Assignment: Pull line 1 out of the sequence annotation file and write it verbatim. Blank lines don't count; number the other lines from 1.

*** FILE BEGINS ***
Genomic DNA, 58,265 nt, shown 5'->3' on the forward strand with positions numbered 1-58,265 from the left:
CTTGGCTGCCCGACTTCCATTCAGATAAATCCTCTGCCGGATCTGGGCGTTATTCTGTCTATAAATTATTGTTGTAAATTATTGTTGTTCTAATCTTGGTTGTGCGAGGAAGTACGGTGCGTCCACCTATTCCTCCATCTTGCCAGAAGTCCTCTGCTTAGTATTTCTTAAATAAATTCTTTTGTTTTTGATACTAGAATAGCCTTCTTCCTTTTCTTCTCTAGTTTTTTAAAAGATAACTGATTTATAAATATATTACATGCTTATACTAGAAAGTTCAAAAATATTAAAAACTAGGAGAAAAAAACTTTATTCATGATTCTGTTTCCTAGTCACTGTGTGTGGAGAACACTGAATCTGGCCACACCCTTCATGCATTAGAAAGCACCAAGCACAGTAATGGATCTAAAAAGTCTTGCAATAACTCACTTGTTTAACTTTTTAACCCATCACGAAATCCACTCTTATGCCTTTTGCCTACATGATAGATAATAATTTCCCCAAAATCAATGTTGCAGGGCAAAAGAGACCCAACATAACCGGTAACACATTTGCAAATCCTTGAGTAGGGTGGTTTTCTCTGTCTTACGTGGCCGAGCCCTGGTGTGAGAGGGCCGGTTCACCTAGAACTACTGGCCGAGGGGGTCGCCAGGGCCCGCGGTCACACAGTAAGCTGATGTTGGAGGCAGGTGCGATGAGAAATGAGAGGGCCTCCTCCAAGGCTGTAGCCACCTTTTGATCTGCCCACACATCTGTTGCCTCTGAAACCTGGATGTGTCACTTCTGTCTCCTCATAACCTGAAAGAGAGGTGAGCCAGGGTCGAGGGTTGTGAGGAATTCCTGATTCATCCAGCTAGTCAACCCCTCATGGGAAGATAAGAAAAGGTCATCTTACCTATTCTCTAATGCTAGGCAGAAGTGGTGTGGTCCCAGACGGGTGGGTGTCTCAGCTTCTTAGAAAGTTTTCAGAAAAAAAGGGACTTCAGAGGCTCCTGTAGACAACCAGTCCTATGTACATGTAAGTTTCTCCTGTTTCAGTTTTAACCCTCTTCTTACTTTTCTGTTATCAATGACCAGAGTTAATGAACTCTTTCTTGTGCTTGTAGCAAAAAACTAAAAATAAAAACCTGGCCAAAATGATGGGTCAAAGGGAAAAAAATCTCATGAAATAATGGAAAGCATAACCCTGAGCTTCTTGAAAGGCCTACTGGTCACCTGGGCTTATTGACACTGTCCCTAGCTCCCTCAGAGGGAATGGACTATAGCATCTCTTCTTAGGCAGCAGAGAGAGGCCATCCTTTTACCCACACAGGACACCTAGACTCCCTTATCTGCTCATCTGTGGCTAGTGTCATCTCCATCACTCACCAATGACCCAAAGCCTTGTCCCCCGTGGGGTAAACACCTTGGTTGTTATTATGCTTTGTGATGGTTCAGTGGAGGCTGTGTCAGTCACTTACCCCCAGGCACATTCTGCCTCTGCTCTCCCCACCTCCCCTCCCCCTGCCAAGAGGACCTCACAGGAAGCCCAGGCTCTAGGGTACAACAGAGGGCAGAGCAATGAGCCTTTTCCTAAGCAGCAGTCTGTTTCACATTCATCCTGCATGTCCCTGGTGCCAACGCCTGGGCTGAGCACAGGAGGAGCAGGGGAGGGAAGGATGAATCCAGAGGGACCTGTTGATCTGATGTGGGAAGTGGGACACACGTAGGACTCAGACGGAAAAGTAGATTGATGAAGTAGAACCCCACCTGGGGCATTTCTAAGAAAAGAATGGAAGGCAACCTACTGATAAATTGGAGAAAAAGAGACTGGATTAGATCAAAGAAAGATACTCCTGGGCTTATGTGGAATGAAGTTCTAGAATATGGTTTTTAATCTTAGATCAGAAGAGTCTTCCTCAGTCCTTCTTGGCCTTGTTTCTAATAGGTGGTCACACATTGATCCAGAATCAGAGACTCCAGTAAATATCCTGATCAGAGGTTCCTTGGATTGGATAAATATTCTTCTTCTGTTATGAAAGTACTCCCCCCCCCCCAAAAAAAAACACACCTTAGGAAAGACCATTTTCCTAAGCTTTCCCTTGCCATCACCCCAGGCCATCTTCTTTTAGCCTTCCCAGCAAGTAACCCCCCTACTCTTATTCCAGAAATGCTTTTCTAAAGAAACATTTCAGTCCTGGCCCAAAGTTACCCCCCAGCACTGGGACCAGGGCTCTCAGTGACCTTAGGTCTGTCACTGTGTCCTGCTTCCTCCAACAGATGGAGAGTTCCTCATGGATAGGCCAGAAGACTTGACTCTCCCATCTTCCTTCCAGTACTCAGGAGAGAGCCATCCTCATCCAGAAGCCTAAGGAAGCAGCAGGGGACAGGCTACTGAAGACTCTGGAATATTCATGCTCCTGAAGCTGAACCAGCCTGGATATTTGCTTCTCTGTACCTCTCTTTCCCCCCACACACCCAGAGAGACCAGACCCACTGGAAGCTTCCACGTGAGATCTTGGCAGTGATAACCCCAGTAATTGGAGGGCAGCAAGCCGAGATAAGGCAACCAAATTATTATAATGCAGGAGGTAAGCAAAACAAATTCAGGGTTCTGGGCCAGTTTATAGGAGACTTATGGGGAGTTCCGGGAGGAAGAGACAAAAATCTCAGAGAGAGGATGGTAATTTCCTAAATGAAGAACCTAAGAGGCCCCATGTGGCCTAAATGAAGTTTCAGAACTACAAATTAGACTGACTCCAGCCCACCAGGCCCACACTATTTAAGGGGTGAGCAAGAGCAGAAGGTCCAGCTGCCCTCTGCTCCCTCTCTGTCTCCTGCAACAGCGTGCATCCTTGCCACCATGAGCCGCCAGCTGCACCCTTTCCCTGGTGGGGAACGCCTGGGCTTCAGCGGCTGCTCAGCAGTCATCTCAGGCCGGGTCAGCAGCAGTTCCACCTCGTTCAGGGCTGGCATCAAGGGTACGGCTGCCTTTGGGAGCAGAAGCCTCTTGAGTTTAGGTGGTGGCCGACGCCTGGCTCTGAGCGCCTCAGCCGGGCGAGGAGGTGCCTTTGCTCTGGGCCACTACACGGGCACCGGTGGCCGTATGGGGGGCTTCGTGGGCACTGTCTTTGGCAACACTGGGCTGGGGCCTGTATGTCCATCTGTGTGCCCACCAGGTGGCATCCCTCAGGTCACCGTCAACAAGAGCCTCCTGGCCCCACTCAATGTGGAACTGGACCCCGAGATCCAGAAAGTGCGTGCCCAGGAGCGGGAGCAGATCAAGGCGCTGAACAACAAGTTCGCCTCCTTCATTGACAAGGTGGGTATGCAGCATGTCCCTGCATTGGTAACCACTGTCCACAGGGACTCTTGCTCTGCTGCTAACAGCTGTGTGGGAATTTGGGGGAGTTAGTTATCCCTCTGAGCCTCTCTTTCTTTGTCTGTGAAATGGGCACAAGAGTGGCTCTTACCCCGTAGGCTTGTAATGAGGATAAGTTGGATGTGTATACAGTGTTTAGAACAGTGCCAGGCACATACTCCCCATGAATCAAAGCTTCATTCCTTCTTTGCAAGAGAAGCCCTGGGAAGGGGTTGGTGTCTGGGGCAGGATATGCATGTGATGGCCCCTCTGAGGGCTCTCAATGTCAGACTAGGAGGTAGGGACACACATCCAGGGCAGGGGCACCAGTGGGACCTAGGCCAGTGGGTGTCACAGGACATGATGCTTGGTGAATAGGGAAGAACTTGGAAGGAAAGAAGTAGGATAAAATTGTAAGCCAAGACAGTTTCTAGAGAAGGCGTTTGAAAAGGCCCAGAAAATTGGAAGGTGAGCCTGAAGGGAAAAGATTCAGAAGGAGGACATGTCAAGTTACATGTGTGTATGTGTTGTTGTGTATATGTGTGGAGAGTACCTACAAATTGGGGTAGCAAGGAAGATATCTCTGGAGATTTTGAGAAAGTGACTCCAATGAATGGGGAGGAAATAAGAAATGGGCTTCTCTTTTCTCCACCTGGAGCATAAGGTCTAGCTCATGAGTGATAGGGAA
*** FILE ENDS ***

Genomic DNA, 58,265 nt, shown 5'->3' on the forward strand with positions numbered 1-58,265 from the left: